[14] Cf. I. Kott, Mangiare Dio (original title: The Eating of Gods), Milano 1990, pp. 193-236.

[15] Cf. R. Severi, Oscar Wilde &Company. Sinestesie fin de siècle, Bologna 2001, pp.13-54.

[16]  H. Bauër, Pour Oscar Wilde, in Pour Oscar Wilde. Des écrivains français au secours du condamné, Rouen 1994, p. 74.

[17] Salomé was staged on February 11 1896 at the Comédie Parisienne. The cast was made up of the following actors: Salomé - L. Munte; Hérodias - Mme Barbieri; Le page – S. Auclair; Une esclave – H. Moore; Iokanaan – M. Barbier; Hérode – Lugné- Poe;  Le jeune Syrien – Desfontaines; Un Juif – La Bruyère; Tigellin – Laumonnier. In the same evening Raphaël by Romain Coolus was also represented, cf. M. Mazzocchi Doglio, Il teatro simbolista in Francia (1890-1896), Roma 1978, p. 305.

[18] The influence of Maeterlinck’s early plays, La Princesse Maleine (1889), L’Intruse (1890) and Les Aveugles (1890)  is evident in the language, stage directions, timing and symbolic structure of Wilde’s Symbolist plays.

[19]  He was an anarchist poet who belonged to the entourage of Stéphane  Mallarmé and was also a friend of the American-French writer Stuart Merrill, cf. P. Aubery, The Anarchism of the Literati of the Symbolist Period, in “The French  Review”, vol. 42, no. 1, Oct. 1968, pp. 39-47 and M. Henry Ilsley, Stuart Merrill, Boyhood Reminiscences, in “The French  Review”, vol. 5, no. 6, May 1932, pp. 473-478.

[20] O. Wilde, The Picture of Dorian Gray, edited by I. Murray, cit, p. 111 and note, p. 192.

[21] C. S. Nassaar, Wilde’s La Sainte Courtisane, in “Explicator”, Fall 1997, pp. 28-30.

[22] Cf. The Complete Letters of Oscar Wilde, cit., p. 507. Wilde, in a letter dated December 1891 invites  his friends Pierre Louys and Paul Fort to dinner chez Mignon in Paris.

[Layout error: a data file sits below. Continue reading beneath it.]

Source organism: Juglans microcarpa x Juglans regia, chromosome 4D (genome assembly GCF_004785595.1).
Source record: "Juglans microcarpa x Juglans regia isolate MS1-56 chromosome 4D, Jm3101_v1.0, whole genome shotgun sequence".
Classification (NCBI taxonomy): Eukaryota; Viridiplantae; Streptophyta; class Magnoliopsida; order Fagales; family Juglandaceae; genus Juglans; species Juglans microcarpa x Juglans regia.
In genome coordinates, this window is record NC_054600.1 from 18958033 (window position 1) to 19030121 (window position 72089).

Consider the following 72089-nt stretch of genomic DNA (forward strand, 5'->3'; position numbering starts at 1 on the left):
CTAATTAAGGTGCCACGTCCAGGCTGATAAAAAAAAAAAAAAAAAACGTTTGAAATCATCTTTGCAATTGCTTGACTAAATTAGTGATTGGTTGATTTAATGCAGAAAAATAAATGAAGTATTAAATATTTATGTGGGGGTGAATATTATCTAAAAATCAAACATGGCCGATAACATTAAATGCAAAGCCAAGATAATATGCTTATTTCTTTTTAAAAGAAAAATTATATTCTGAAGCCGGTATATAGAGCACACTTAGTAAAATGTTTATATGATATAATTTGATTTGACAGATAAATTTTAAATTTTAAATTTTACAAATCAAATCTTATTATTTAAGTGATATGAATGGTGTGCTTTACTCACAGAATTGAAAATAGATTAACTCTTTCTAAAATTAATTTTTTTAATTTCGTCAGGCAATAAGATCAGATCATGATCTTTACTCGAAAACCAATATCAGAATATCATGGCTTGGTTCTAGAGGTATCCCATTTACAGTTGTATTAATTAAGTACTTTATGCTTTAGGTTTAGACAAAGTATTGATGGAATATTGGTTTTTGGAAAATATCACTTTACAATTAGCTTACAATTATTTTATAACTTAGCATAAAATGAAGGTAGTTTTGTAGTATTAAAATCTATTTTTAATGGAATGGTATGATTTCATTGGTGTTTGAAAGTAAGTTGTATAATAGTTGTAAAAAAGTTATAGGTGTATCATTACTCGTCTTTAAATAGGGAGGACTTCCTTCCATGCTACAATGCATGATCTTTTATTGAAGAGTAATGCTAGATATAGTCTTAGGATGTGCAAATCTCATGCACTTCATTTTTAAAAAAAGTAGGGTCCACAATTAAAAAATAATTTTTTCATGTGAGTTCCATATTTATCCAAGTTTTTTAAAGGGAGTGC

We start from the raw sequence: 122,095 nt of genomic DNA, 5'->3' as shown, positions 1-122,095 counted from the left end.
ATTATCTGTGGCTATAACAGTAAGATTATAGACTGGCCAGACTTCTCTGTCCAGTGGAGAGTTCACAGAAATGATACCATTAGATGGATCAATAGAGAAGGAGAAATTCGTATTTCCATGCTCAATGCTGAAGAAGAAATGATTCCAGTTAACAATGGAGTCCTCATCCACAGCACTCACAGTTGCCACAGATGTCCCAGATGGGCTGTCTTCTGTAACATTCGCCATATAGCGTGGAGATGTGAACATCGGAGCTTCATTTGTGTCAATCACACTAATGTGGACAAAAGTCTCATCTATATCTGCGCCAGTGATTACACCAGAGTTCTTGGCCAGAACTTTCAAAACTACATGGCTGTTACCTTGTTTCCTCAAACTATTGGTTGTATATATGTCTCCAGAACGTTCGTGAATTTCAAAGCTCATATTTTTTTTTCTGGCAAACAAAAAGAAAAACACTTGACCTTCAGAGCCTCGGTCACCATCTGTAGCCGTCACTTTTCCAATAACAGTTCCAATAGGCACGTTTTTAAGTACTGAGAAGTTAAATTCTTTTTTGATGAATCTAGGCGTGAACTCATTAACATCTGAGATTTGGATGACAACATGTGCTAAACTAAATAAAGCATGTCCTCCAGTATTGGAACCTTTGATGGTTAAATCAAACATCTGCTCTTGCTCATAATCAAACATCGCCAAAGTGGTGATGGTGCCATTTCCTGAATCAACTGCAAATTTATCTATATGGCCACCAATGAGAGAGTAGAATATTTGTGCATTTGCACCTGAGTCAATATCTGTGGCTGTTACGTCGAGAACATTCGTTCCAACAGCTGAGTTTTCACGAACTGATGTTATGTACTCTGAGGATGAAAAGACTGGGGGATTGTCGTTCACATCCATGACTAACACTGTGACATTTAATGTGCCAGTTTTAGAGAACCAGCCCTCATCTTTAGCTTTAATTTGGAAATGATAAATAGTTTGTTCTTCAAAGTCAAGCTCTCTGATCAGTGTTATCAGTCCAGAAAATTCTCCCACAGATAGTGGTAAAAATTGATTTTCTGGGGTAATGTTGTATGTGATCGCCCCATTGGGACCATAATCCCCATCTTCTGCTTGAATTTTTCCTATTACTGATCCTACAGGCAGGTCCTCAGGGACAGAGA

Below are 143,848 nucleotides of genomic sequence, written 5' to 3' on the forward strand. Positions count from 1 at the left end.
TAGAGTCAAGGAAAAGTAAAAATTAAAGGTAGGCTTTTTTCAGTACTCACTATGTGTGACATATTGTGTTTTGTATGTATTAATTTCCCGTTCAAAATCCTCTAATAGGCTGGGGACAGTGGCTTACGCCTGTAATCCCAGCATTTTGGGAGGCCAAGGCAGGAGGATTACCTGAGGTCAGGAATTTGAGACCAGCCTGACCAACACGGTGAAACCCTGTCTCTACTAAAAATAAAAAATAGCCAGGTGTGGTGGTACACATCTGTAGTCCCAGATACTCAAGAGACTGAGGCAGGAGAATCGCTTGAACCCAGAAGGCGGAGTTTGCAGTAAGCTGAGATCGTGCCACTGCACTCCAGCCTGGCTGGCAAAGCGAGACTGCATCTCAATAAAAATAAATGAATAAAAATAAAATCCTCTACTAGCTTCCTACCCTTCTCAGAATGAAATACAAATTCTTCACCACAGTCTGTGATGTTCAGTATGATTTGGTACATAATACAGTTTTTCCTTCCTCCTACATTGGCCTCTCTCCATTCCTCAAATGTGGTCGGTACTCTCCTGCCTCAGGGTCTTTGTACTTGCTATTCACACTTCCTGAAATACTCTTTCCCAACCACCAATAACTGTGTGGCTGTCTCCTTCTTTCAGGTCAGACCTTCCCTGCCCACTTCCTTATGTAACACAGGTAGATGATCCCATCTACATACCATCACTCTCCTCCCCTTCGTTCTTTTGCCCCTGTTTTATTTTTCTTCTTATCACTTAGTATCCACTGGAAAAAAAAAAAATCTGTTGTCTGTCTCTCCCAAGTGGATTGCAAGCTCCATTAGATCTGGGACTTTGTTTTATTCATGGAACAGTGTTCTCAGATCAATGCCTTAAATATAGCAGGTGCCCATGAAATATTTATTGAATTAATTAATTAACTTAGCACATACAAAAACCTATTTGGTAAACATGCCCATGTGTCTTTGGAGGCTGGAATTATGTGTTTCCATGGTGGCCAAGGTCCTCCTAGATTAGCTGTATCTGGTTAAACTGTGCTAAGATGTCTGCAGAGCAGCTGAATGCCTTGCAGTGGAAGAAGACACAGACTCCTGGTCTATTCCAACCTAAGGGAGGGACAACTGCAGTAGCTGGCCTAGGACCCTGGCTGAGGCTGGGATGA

[23] Staged on March 19 and 20 1891 at the Théâtre Moderne.

[24] Veselovskij-Sade, La fanciulla perseguitata, a cura di d’Arco Silvio Avalle, Milano 1977. A. N. Veselovskij published his findings on the Novella della figlia del re di Dacia (The Story of the King of Dacia’s Daughter) based on the legend of Saint Uliva and on the motif of the “persecuted virgin” in 1866.

[25] Represented on December 11 1891, at the Théâtre Moderne.

[26] Cf. M. Maeterlinck, Menus propos: le théâtre (Un théâtre d’Androïdes), in M. Maeterlinck, Introduction à une psychologie des songes et autres écrits 1886-1896, textes réunis et commentés par S. Gross, Bruxelles 1985, pp. 83-87. Maeterlinck discussed the possibility of avoiding accidental and human elements on the stage by employing actors-androids that would not interfere with the key role of the representation of the symbol. Henry Signoret devised a puppet theatre, cf. G. Marie, Le Théâtre Symboliste, Paris, 1973, pp. 157-160.

[27] Cf. the Complete Letters of Oscar Wilde, cit., p. 1157 and p. 1159n. In a letter dated around July 3 1899 Wilde tells Robert Ross that he has dined with Stuart Merrill and seen Ferdinand Hérold who gave him his book, La Vie et la Mort de la Sainte Vierge. Wilde sent to Hérold a copy of An Ideal Husband which was published in July 1899.

[28] M. Minghelli, Santa Marina la travestita, Palermo 1997.

[29] Wilde had certainly read Anatole France’s novel, Thaïs (1890), cf. the Complete Letters of Oscar Wilde, cit., p. 792.

[30] Cf. R. Cazelles, Modele ou mirage : Marie l’Egyptienne, in ‘ The French Review ’, vol. 53, no. 1, Oct. 1979, pp. 13-22.

[31] Cf. Marie-Madeleine figure mythique dans la literature et les arts, edited by M. Geoffroy and A. Montandon, Clermont-Ferrand 1999, in particular the essay by M. Dubar, Le personage magdalièn de la “sainte courtisane”, La Samaritaine, d’Edmond Rostand-1897 and B. Dunn-Lardeau, Le saint fictif. L’hagiographie médiévale dans la littérature contemporaine, Paris1999, pp. 1-80.

[32]  Cf. F. A. Pennacchietti, Legends of the Queen of Sheba, in Queen of Sheba. Treasures from Ancient Yemen, edited by St John Simpson, London, British Museum, 2002, pp.31-38 and F. A. Pennacchietti, La reine de Saba, le pave de cristal et le tronc flottant, in “Arabica”, tome XLIX, 1, 2002, pp. 1-26.

[33] Cf. P. Major, Jumping Josaphat, in “TLS”, July 28 2006, p.15.